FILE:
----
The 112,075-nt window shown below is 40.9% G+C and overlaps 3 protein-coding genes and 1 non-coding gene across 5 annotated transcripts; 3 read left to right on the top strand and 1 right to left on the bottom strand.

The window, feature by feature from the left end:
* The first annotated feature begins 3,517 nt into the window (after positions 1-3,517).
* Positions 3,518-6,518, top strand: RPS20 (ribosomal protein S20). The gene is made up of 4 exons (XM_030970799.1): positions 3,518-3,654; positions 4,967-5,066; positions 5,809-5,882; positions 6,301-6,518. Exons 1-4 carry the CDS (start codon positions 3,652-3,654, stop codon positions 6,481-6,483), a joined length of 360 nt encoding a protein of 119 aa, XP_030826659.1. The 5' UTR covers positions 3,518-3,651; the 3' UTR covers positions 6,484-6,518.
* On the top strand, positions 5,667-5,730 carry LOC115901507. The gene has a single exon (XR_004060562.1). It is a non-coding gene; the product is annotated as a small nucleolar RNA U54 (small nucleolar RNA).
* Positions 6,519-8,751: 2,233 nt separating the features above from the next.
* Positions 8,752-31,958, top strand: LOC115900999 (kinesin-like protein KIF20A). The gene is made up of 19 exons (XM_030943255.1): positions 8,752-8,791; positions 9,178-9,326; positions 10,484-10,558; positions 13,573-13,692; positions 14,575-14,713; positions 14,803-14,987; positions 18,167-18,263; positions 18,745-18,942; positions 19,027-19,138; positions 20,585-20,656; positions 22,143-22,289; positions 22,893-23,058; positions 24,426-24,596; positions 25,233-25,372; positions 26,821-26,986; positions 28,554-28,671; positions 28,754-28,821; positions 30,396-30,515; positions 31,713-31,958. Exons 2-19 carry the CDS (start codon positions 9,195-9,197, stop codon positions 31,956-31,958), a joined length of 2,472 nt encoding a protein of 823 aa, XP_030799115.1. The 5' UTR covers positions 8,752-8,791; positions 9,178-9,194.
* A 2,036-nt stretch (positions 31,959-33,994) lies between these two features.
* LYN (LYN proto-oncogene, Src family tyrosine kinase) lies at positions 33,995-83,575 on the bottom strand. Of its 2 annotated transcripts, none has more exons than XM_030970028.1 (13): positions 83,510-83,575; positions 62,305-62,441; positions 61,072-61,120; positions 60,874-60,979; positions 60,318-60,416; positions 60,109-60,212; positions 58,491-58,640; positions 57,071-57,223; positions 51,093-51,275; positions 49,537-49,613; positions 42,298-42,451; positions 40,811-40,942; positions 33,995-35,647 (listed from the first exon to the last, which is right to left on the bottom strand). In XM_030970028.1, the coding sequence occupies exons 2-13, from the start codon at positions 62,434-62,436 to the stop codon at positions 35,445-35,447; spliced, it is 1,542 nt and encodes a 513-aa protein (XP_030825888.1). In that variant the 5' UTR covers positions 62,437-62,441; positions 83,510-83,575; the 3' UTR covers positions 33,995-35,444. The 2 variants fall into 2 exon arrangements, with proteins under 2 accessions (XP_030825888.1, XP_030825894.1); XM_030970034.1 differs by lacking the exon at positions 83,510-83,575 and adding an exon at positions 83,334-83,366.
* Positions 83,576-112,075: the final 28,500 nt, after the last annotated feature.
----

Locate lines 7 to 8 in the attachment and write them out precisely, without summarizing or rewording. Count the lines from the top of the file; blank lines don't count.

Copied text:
* Positions 8,752-31,958, top strand: LOC115900999 (kinesin-like protein KIF20A). The gene is made up of 19 exons (XM_030943255.1): positions 8,752-8,791; positions 9,178-9,326; positions 10,484-10,558; positions 13,573-13,692; positions 14,575-14,713; positions 14,803-14,987; positions 18,167-18,263; positions 18,745-18,942; positions 19,027-19,138; positions 20,585-20,656; positions 22,143-22,289; positions 22,893-23,058; positions 24,426-24,596; positions 25,233-25,372; positions 26,821-26,986; positions 28,554-28,671; positions 28,754-28,821; positions 30,396-30,515; positions 31,713-31,958. Exons 2-19 carry the CDS (start codon positions 9,195-9,197, stop codon positions 31,956-31,958), a joined length of 2,472 nt encoding a protein of 823 aa, XP_030799115.1. The 5' UTR covers positions 8,752-8,791; positions 9,178-9,194.
* A 2,036-nt stretch (positions 31,959-33,994) lies between these two features.